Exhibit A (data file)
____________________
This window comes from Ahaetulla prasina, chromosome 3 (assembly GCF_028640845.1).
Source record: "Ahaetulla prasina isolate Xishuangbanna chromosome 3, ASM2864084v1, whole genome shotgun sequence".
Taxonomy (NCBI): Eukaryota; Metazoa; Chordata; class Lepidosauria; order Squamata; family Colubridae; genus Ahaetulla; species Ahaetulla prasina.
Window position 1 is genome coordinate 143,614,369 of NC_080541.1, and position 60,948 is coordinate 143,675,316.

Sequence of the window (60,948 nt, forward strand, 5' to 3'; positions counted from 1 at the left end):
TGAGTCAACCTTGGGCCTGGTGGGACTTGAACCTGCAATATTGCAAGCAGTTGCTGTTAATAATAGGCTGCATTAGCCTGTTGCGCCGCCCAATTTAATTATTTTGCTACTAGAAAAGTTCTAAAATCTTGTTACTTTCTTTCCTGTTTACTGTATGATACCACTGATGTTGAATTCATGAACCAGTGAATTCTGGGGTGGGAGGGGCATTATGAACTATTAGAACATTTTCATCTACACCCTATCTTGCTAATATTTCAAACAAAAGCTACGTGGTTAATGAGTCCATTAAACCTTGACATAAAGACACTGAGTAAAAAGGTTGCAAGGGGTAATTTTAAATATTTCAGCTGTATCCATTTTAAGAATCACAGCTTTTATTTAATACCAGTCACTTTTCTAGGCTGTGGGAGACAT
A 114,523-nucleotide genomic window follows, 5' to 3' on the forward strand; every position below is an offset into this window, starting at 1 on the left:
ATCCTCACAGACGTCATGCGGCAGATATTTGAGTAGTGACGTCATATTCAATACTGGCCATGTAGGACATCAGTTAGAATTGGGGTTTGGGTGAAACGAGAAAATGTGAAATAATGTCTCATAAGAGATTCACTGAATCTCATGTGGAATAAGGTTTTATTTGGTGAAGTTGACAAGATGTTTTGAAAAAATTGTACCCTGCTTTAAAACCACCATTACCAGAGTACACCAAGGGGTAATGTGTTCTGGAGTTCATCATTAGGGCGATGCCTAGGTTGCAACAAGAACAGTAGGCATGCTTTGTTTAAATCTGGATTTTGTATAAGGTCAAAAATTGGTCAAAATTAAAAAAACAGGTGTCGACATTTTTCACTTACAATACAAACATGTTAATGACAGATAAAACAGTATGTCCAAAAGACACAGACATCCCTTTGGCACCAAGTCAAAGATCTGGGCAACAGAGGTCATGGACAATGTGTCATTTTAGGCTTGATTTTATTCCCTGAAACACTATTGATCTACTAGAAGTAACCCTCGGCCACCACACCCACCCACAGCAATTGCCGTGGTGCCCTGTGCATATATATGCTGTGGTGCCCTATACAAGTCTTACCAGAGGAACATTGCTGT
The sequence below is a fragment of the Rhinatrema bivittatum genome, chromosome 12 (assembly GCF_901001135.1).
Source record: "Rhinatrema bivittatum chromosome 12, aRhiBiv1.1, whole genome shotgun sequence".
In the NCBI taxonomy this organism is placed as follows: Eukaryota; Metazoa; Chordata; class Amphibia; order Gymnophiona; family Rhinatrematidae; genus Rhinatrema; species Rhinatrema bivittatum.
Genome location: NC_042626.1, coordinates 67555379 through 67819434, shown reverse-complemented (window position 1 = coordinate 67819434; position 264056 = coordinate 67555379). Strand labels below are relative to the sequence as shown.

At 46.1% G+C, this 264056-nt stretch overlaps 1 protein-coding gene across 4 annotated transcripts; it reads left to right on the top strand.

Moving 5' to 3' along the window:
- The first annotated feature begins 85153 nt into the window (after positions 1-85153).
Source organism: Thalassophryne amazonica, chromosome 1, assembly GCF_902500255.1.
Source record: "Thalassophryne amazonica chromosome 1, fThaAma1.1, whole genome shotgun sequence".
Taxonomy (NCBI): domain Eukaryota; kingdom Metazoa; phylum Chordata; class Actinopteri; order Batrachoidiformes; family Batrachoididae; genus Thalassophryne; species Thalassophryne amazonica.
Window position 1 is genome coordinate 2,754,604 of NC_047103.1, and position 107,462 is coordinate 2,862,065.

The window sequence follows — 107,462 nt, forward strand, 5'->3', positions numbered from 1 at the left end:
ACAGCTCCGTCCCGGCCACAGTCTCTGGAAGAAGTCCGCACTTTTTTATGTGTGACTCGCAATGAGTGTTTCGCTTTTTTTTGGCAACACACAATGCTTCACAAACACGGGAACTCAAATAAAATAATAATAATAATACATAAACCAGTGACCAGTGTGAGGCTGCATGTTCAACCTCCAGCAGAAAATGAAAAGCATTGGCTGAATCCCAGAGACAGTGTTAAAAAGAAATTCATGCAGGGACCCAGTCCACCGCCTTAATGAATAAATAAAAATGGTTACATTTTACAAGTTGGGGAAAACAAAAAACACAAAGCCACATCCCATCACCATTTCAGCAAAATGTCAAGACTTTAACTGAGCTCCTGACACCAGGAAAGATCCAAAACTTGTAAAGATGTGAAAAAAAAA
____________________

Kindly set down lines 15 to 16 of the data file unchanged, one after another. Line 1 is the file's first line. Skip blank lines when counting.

- The first annotated feature begins 85153 nt into the window (after positions 1-85153).
Source organism: Thalassophryne amazonica, chromosome 1, assembly GCF_902500255.1.